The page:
Forgotten Friday Flick – 'Dredd'


This week for my long-running column I wanted to do something special, something rare, and something unheard of.  (And for me something I’ve NEVER done before!) Not only am I going to revisit a past film I’ve already taken on critically while here at, but I’m going to do the review unthinkable – I’m going to change my opinion.  (Think pulling a Shawn Edwards ala his “Hangover 3” quote minus the money and shameless self-promotion!)  Welcome film fans to….Forgotten Friday Flick!

dredd poster


Today’s selection of the action outing “Dredd” starring Karl Urban got a mere 3 out of 5 stars from me when I witnessed its wares on video back in 2012 and the backlash from readers was deafening – here’s the original review:

A far cry from the lame and fluffy 1995 “Judge Dredd” with Sly Stallone, this updated version goes for a much darker and bleaker vision of crime and punishment and it certainly helps.  In fact, the surly “Dredd” this time around (“Star Trek’s” Karl Urban) is much more fitting to the source material – a no-nonsense cop with a single focus of doing the job.  Problem here is that the story setting, which finds Dredd and his rookie trainee locked inside a tall building filled with bad guys with evil intentions, has already been done better this year.  Meaning if you already saw “The Raid: Redemption” this one is gonna feel very familiar and seriously watered down.  So no fast fight moves, kung fu fury or even the occasional brutal to the death here, just bitter gun brawls where everyone seems to be playing a game of mine’s bigger than yours.  (Aka a tad uninspired!)  The only things that give this one slight elevation are the fact that Urban NEVER takes off that damn judge helmet (a ballsy move man!) and the bad guy (or should I say bad woman!) here is one saucy and memorably caustic performance by “300” leading lady Lena Headey.  (Love that scar Lena!)  Dark and gritty, but only mildly entertaining, “Dredd” unfortunately has a serious case of Raid envy.  (And yes, the Blu-ray 3D here is notable, but still doesn’t give this one Redemption factor!)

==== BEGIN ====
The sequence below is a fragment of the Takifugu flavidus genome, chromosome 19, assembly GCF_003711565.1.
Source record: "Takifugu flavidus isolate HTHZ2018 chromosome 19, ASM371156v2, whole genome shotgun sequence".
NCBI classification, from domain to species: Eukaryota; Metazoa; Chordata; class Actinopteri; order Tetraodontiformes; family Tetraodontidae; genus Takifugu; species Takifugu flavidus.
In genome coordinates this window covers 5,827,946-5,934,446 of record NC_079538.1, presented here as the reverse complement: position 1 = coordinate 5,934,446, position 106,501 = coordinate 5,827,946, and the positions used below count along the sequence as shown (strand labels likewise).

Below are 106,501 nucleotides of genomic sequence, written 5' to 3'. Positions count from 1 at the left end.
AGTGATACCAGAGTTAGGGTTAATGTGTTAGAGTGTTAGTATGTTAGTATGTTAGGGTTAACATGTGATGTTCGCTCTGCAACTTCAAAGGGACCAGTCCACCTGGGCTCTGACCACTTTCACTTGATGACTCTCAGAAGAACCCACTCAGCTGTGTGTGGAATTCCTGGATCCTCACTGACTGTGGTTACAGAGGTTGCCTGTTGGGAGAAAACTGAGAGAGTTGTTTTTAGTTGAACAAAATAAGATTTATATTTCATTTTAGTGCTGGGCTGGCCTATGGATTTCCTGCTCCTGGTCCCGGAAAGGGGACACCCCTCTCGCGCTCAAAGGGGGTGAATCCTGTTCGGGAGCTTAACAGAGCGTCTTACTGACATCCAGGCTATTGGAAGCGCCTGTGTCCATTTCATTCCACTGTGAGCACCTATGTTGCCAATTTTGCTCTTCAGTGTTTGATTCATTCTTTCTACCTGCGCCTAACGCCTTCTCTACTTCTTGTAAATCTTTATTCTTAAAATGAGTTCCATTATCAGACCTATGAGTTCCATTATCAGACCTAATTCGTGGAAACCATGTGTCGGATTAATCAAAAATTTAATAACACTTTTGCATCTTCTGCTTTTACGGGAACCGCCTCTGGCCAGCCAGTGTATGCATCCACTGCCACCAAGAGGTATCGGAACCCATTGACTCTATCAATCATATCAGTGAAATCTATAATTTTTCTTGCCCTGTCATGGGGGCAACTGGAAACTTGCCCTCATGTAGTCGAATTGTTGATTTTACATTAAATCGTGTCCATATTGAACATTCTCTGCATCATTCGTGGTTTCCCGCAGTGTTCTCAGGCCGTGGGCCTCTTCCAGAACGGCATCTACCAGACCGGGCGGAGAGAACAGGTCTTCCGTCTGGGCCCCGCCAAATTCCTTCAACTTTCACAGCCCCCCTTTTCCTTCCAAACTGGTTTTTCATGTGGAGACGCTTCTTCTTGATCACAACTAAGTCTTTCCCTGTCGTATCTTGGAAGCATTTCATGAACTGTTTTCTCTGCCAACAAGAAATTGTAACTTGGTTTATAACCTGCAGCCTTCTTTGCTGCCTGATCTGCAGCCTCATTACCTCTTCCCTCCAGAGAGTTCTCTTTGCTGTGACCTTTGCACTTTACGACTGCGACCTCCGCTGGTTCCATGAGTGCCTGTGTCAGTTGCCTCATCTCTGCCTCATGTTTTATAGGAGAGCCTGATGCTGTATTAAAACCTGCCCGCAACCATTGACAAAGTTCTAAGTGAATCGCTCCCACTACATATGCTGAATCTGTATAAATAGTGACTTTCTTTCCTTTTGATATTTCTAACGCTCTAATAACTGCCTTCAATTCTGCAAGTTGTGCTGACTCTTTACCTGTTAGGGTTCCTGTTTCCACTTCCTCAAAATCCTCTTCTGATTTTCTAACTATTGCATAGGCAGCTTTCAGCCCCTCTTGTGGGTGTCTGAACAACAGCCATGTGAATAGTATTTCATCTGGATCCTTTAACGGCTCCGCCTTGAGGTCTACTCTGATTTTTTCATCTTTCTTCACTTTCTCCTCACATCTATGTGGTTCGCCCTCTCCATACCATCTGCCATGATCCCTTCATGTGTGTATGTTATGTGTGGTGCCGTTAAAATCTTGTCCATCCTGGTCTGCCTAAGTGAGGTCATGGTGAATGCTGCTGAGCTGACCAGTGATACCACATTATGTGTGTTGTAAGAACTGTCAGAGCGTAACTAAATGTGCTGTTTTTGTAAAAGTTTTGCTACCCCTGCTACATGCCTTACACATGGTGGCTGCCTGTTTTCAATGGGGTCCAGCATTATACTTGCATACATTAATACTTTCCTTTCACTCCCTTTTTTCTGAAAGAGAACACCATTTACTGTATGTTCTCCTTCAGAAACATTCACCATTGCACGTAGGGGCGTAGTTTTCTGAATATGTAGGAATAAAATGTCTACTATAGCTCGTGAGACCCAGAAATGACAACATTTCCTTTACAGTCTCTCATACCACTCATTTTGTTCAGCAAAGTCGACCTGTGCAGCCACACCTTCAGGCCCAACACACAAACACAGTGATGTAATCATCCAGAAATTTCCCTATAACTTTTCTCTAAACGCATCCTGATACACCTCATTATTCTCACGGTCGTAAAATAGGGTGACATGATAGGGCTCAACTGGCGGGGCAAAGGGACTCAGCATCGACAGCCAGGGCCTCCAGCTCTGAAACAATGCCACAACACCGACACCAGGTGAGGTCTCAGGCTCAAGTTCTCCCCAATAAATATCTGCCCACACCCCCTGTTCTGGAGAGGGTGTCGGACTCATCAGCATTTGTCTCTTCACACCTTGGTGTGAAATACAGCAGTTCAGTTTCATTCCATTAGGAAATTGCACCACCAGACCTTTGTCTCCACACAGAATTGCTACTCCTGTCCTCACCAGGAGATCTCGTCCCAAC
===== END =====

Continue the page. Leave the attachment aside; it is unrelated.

Folks accused me of timeline stupidity (“Dredd” was made before “The Raid!”), ignorance in the way of action and just plain being wrong. I shrugged it off as internet fodder and then a strange thing happened – I too became “Dredd” obsessed.  Every time I would work on the computer and need a visual or audio aid I would find myself clicking my digital copy of “Dredd” and then easily going through the entire film.  It wasn’t just a mere distraction or coincidence – “Dredd” becoming one of my all-time favorite films.

dredd mid

What changed my mind?  As a character, Urban’s “Dredd” is a wondrous single focused machine of the law, but a very charismatic one.  His line delivery, helmeted look and air of mystery captivated me more and more with each viewing.  Plus with Olivia Thirby’s rookie in tow, I frankly found myself actually caring about what happens to the very unlikely duo.  Don’t get me wrong – there’s plenty of cool carnage, rock stopping music, bad language and male and female machismo to provide the base pleasure, but in the realm of a story that sizzles, I found “Dredd” not just engaging but utterly re-watchable.  And while “The Raid” did have a similar story setting, “Dredd” was entirely its own entity and as such had its own unique flavor that admittedly had me coming back for more.    

My sentence since the review has been to live with the shame of giving a film a low grade, all the while watching it like it was a masterwork.  So the final judgment?  I’m officially changing the negative aspects of my review of the great “Dredd” and giving the film exactly what it deserves (and should have gotten from me in the first place!) – 5 stars.  (I’ll gladly take two years in the Iso-Cubes for my crime!)  “Dredd” is one damn fine film that should never be forgotten.


dredd poster

   Title: “Dredd”

   Stars: 5

   Genre: Action

   Cast: Karl Urban, Olivia Thirby, Lena Headey

   Director: Pete Travis

   Rating: R

   Running Time: 96 Minutes

   Release Company: Lionsgate


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